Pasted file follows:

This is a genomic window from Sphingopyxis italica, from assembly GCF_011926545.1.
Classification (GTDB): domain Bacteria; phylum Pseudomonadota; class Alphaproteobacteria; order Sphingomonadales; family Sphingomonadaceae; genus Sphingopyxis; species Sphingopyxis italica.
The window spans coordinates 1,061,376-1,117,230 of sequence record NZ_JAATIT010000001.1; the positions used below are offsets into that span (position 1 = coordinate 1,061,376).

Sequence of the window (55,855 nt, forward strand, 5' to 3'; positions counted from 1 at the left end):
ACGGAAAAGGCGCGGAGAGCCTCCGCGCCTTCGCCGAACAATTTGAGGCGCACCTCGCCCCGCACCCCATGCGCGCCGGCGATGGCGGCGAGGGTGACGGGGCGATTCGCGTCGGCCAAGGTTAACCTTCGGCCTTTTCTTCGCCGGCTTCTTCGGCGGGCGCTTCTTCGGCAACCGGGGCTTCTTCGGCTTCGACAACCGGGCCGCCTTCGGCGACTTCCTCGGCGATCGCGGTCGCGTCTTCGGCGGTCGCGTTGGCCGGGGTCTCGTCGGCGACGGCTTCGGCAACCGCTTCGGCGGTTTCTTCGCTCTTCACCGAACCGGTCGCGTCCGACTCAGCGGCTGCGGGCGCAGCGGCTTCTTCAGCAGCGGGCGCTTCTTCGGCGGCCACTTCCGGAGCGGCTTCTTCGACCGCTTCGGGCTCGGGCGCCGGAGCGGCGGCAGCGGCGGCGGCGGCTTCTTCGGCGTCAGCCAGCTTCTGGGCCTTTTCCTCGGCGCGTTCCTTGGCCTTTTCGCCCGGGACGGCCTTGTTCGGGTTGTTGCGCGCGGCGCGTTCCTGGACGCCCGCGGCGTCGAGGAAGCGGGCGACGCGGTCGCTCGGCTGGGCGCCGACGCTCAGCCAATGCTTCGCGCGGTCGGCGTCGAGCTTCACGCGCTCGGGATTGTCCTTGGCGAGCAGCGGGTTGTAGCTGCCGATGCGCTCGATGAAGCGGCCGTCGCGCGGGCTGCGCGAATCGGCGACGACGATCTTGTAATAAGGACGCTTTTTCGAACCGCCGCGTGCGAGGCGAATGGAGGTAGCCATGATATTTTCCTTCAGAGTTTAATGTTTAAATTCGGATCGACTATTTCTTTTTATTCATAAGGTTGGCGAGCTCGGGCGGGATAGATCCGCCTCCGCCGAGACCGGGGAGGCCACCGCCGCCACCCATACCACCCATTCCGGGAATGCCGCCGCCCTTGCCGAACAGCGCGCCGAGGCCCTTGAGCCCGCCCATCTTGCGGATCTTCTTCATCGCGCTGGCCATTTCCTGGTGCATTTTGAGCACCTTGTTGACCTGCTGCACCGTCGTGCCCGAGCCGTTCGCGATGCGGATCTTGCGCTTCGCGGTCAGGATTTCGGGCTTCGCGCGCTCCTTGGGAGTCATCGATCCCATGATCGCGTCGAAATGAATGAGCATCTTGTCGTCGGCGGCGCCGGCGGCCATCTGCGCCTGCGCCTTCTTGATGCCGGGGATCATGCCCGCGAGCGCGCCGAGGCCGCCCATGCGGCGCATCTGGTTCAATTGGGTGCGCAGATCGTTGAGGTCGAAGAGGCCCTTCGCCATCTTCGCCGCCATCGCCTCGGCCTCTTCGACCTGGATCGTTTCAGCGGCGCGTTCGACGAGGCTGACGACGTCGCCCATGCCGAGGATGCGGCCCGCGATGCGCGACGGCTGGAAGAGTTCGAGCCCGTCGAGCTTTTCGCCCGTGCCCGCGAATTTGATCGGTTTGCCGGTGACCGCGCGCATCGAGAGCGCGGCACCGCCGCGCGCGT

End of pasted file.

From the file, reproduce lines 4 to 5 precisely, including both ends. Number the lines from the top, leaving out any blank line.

Sequence of the window (55,855 nt, forward strand, 5' to 3'; positions counted from 1 at the left end):
ACGGAAAAGGCGCGGAGAGCCTCCGCGCCTTCGCCGAACAATTTGAGGCGCACCTCGCCCCGCACCCCATGCGCGCCGGCGATGGCGGCGAGGGTGACGGGGCGATTCGCGTCGGCCAAGGTTAACCTTCGGCCTTTTCTTCGCCGGCTTCTTCGGCGGGCGCTTCTTCGGCAACCGGGGCTTCTTCGGCTTCGACAACCGGGCCGCCTTCGGCGACTTCCTCGGCGATCGCGGTCGCGTCTTCGGCGGTCGCGTTGGCCGGGGTCTCGTCGGCGACGGCTTCGGCAACCGCTTCGGCGGTTTCTTCGCTCTTCACCGAACCGGTCGCGTCCGACTCAGCGGCTGCGGGCGCAGCGGCTTCTTCAGCAGCGGGCGCTTCTTCGGCGGCCACTTCCGGAGCGGCTTCTTCGACCGCTTCGGGCTCGGGCGCCGGAGCGGCGGCAGCGGCGGCGGCGGCTTCTTCGGCGTCAGCCAGCTTCTGGGCCTTTTCCTCGGCGCGTTCCTTGGCCTTTTCGCCCGGGACGGCCTTGTTCGGGTTGTTGCGCGCGGCGCGTTCCTGGACGCCCGCGGCGTCGAGGAAGCGGGCGACGCGGTCGCTCGGCTGGGCGCCGACGCTCAGCCAATGCTTCGCGCGGTCGGCGTCGAGCTTCACGCGCTCGGGATTGTCCTTGGCGAGCAGCGGGTTGTAGCTGCCGATGCGCTCGATGAAGCGGCCGTCGCGCGGGCTGCGCGAATCGGCGACGACGATCTTGTAATAAGGACGCTTTTTCGAACCGCCGCGTGCGAGGCGAATGGAGGTAGCCATGATATTTTCCTTCAGAGTTTAATGTTTAAATTCGGATCGACTATTTCTTTTTATTCATAAGGTTGGCGAGCTCGGGCGGGATAGATCCGCCTCCGCCGAGACCGGGGAGGCCACCGCCGCCACCCATACCACCCATTCCGGGAATGCCGCCGCCCTTGCCGAACAGCGCGCCGAGGCCCTTGAGCCCGCCCATCTTGCGGATCTTCTTCATCGCGCTGGCCATTTCCTGGTGCATTTTGAGCACCTTGTTGACCTGCTGCACCGTCGTGCCCGAGCCGTTCGCGATGCGGATCTTGCGCTTCGCGGTCAGGATTTCGGGCTTCGCGCGCTCCTTGGGAGTCATCGATCCCATGATCGCGTCGAAATGAATGAGCATCTTGTCGTCGGCGGCGCCGGCGGCCATCTGCGCCTGCGCCTTCTTGATGCCGGGGATCATGCCCGCGAGCGCGCCGAGGCCGCCCATGCGGCGCATCTGGTTCAATTGGGTGCGCAGATCGTTGAGGTCGAAGAGGCCCTTCGCCATCTTCGCCGCCATCGCCTCGGCCTCTTCGACCTGGATCGTTTCAGCGGCGCGTTCGACGAGGCTGACGACGTCGCCCATGCCGAGGATGCGGCCCGCGATGCGCGACGGCTGGAAGAGTTCGAGCCCGTCGAGCTTTTCGCCCGTGCCCGCGAATTTGATCGGTTTGCCGGTGACCGCGCGCATCGAGAGCGCGGCACCGCCGCGCGCGT